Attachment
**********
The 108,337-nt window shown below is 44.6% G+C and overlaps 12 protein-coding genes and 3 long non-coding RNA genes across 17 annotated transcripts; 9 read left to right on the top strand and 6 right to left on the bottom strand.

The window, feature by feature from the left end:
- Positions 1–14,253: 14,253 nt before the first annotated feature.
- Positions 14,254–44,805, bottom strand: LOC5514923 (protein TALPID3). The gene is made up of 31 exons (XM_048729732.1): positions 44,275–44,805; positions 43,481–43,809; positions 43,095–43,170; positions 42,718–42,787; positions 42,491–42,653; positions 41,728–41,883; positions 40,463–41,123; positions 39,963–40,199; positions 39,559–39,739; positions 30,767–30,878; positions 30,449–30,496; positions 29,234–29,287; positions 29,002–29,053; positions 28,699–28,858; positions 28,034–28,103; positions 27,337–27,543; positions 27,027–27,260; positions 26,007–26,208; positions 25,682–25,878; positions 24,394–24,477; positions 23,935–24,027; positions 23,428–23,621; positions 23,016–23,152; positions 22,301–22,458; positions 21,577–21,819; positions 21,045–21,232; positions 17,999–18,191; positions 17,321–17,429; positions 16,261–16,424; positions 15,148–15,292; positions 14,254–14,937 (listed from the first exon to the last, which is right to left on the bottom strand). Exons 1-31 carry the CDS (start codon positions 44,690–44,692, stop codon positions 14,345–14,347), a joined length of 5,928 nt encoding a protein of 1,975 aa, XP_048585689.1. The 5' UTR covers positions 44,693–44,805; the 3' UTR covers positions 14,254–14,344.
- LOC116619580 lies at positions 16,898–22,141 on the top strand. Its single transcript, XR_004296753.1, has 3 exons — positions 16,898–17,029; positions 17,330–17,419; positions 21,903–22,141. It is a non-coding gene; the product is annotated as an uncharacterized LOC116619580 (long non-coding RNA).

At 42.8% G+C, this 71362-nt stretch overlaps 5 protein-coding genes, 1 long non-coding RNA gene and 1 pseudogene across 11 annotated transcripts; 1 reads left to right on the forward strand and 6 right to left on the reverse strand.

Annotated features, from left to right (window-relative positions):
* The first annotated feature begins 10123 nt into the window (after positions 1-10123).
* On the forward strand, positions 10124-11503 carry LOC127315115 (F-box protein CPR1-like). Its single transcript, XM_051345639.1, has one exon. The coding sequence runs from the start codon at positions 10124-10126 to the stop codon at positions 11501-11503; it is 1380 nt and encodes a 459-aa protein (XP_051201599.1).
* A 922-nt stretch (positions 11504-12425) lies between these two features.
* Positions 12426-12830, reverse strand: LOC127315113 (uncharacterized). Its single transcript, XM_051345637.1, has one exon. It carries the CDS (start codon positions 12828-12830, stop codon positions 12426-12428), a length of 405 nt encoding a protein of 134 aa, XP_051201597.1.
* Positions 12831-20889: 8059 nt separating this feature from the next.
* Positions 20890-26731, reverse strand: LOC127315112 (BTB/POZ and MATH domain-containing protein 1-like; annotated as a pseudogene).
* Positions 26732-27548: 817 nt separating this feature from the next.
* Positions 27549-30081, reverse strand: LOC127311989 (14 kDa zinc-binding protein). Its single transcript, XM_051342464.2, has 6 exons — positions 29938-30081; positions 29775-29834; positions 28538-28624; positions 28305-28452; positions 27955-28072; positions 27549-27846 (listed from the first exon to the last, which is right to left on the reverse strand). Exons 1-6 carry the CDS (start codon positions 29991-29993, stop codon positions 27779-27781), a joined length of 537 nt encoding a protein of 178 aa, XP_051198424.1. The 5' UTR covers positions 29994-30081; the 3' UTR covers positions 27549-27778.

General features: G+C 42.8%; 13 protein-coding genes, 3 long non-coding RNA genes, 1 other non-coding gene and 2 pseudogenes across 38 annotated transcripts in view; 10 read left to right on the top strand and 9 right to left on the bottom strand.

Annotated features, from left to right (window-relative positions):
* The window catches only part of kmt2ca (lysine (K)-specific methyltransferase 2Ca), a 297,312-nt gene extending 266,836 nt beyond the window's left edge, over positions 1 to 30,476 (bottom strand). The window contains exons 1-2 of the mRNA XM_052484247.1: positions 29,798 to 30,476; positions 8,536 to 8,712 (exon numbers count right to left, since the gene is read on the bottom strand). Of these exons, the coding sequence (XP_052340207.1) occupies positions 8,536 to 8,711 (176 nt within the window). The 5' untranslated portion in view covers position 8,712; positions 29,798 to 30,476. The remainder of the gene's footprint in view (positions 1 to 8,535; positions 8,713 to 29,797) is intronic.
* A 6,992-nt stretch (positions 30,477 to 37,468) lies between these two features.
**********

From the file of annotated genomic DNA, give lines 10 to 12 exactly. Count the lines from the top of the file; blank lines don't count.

* A 922-nt stretch (positions 11504-12425) lies between these two features.
* Positions 12426-12830, reverse strand: LOC127315113 (uncharacterized). Its single transcript, XM_051345637.1, has one exon. It carries the CDS (start codon positions 12828-12830, stop codon positions 12426-12428), a length of 405 nt encoding a protein of 134 aa, XP_051201597.1.
* Positions 12831-20889: 8059 nt separating this feature from the next.